In any case, everyone realizes the airline industry has always been characterized by intense competition, high fixed costs such as fuel, cyclical demand and vulnerability to intermittent economic lows. We also know from experience that whether in good times or in bad times, carriers have continuously sought concessions.
But with the enormously rising fuel costs since the Gulf War, United embarked on an even more dramatic and sustained burn and slash program of service, route and fleet reductions combined with unprecedented employee layoffs.
For example, the Company reports that its workforce fell from 100,000 in December 2000 to 46,000 in December 2009 with FA numbers at 23,000 and 13,000 in that same period.
However, cutting back is an extremely controversial and unproven method of returning airlines to profitability.
Union leaders explain that reducing passenger capacity is not the answer. It is passengers that pay the bills and it has been shown historically that eliminating routes and laying off employees in fact lowers passenger-generated earnings more rapidly than reducing stable fixed costs.
Reducing the operation is a discredited shortcut that utterly fails to increase revenue and therein lies the problem.
“Cutting its fleet of airplanes does not address the larger cost problems that continue to beleaguer this airline,” said then UAL Air Line Pilots Association (ALPA) chairman Captain Steve Wallach back in 2007. “Instead of doling out hundreds of millions of dollars to shareholders and pocketing millions of dollars in bonuses and salary increases, perhaps management should reinvest that money into our operation.”
His comments are still relevant today. They are echoed by the current UAL ALPA chair, Capt. Wendy Morse, who commented on the day of the AFA picketing that “United’s tactics to shrink to profitability has proved disastrous.”
Simply put, when airlines cut back, earnings generally fall more rapidly than costs.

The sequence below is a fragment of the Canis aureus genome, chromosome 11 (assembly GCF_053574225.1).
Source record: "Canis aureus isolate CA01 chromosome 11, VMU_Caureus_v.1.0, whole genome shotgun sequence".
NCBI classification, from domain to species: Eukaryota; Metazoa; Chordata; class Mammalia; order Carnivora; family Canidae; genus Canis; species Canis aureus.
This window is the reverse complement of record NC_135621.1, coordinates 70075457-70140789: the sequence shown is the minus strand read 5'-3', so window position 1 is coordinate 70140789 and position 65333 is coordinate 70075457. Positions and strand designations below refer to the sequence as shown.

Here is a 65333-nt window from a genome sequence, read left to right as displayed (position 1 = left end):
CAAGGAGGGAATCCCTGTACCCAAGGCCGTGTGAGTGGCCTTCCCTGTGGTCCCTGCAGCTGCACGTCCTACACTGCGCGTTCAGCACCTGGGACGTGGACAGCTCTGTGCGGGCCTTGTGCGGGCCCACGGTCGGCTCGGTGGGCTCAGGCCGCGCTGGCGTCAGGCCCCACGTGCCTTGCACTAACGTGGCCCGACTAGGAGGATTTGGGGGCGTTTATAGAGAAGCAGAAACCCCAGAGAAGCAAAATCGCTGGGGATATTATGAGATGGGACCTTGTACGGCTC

With United management flying in the wrong direction, it is likely to be a tough round of negotiations for flight attendants. But there is some relief in sight. Airlines have made millions from their numerous increased fees. Fuel costs have also stabilized at around $80 a barrel from the high of well over $100. Even Wall St. analysts are cautiously optimistic.
“To sum up,” writes airline analyst Michael Derchin in the November 30, 2009 Yahoo Finance report, “we are looking for 2010 to be a modestly profitable year for the industry [even if fuel goes to $90 a barrel], setting a stage for a nicely profitable year in 2011 and beyond, assuming the global economy continues to recover.”
In fact, there are already signs of deep-pocket business travelers returning to the soft, cushy, leather recliners in the front.
These trends should provide some bargaining leverage for FA’s and other UAL employees who want to recover from their losses of recent years. But, of course, it is the collective solidarity of all the six unions currently bargaining that will be the most important factor influencing management.
The AFA set a good example by beginning to mobilize members and to reach out to other unions. This is a winning combination. As one Machinist union Local President commented to me wishfully, “we may be negotiating separately but we should be fighting together.”